Sometime a while back clients were assured almost complete confidentiality; however, over the course of time laws were enacted requiring psychologists to report upon their clients. This, of course, destroyed the relationship between a psychologist and the client, but that didn’t matter. All that mattered is that “feel good” legislation was passed and that it felt as though the government was “taking control.”
While this has proven to be beneficial in certain cases, but in many cases it has been a disaster. For one, there is no longer “a safe place.” There is no more confidentiality, anywhere. Records are subject to subpoena and psychologists are subject to being forced to testify against the best interests of their clients. We have become “The Thought Police.”
My last supervising psychologist during my 4 1/2 years of postdoc internship & residency, Louis Masur, III, Ph.D., Clinical Director lamented that he lost 19% of his business because of this change in statutes. Once mandated reporting became the law, it was no longer necessary for psychologists to weigh the costs & benefits of notifying authorities about possible child abuse, exploitation or neglect. They needn’t think about the possibility of destroying a fragile relationship. Nor did they need to think about the benefits achieved and the current status of the child even when the child was completely safe under the current circumstances of treatment. All that mattered was one was required to report upon threat of being charged with a felony for failure to report as mandated by law.
So, while mandated reporting as required by legislated mandate made it a “no-brainer” and removed any stress from the psychologist regarding whether or not to report, mandated reporting destroyed many therapeutic and beneficial relationships. Dr. Louis Masur lamented that he lost 19% of his practice due to this. Those were parents who appeared in his office because they feared that they might be possibly harming their child because of the discipline they were administering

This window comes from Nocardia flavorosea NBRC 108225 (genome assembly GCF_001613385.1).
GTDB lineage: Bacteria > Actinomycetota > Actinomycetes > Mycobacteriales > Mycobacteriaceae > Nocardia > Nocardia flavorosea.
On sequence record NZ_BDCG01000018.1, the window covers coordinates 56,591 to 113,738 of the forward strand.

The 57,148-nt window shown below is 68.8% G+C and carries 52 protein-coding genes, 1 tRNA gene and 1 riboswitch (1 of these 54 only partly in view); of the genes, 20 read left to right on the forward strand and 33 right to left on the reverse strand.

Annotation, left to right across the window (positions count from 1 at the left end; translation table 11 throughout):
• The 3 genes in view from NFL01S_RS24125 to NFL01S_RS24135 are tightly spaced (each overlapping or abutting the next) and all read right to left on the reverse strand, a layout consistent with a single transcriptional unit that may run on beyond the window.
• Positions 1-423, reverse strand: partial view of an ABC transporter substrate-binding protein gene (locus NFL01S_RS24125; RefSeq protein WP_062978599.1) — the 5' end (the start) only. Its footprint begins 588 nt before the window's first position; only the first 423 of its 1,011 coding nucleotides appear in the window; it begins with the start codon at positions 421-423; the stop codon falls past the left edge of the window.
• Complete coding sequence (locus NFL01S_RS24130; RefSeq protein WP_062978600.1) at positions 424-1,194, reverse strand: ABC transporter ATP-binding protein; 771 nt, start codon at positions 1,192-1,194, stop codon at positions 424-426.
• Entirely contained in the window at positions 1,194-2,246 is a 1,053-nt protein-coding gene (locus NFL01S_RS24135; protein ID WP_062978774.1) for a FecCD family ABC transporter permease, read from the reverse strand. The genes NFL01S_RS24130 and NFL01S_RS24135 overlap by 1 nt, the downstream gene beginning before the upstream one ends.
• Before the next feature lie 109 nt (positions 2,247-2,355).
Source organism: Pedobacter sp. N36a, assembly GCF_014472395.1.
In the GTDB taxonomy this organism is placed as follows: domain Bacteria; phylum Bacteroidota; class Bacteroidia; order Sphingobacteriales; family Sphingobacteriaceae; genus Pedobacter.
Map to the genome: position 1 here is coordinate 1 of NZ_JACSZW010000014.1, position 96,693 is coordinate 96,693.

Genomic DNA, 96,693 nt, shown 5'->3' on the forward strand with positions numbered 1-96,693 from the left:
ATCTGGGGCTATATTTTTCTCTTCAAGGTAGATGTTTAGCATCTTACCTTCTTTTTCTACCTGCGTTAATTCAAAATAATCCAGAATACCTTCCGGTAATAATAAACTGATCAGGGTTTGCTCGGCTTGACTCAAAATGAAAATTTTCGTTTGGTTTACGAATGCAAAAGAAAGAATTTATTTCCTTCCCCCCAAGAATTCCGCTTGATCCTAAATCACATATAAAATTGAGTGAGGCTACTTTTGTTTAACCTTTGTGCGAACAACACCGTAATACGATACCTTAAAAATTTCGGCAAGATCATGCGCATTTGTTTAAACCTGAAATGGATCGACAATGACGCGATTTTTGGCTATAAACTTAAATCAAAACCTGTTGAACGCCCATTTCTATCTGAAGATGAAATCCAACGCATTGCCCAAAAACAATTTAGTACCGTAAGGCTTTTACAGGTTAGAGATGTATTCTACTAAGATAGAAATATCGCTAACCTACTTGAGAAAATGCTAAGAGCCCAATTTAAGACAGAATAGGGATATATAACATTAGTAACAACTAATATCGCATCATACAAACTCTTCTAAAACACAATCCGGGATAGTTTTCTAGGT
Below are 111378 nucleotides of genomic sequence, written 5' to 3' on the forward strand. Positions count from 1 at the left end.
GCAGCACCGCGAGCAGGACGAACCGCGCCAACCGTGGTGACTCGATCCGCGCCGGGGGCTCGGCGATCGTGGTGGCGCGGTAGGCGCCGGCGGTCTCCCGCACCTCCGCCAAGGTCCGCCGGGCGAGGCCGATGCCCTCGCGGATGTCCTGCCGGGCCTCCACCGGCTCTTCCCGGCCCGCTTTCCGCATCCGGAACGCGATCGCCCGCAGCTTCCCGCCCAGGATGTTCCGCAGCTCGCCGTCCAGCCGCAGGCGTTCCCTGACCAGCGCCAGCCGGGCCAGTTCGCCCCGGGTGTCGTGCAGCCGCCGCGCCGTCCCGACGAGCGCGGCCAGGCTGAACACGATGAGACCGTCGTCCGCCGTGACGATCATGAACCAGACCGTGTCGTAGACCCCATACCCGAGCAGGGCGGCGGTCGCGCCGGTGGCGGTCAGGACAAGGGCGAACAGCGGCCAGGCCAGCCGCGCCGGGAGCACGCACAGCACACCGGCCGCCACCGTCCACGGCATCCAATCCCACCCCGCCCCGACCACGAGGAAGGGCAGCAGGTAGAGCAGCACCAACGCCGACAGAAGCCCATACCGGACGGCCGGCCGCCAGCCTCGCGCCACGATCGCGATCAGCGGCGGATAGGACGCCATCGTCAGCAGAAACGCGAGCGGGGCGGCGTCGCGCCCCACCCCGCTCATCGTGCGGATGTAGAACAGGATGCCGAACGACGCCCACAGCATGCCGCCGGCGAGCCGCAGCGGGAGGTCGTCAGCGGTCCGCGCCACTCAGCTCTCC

Generally, it was a mildly “neurotic” concern because the parents were not harming their child but it was so difficult for them to administer appropriate discipline including corporal punishment. It was neurotic meaning it was an unfounded fear, but at least at that time prior to the change in statutes they could go in confidence and seek the opinion of the professional and be assured that they were not harming her child without fear of being it turned into law enforcement and/or the power of the state. They would seek and receive the sense of support they needed in rearing their children properly. For the vast majority it was really merely a confirmation that they were doing what was right.
For a few parents they were trying to work through their leftover issues from their own childhood including discipline. This is not an uncommon experience. Often as we progress along the trail rearing children we are reminded of our past and we get to relive our own childhoods to a certain extent. And work through them again and resolve them, hopefully successfully, as we rear our home children. This is why the lyrics “as the child is the father of the parent” make so much sense.
Nonetheless, the fact is that in many ways state legislatures have attempted to turn psychologists into “The Thought Police.” During my training I learned one critical aspect: that is there is no relief in the statute from the requirement to report. Even should the matter have already been reported or even if it’s actually been adjudicated, psychologists are always required to report reasonable suspicion of child abuse, child exploitation, or child neglect. All it takes is a simple phone call and a corresponding entry in the client’s files.
It is the psychologist’s prerogative but the psychologist’s duty. It is not the psychologist’s choice but the psychologist’s imperative—regardless of what he or she thinks. We are not allowed to consider our own value judgment. At times we are forced to ignore our clinical judgement and even our gut feelings. If there is any reasonable suspicion, we are forced to report to authorities.
In a certain sense this makes it easier for psychologists. Why? Because we don’t have to think about it; we merely have to do it. We have to perform the behaviors required by law. Most statutes provide for protection for psychologists who filed a report in good faith.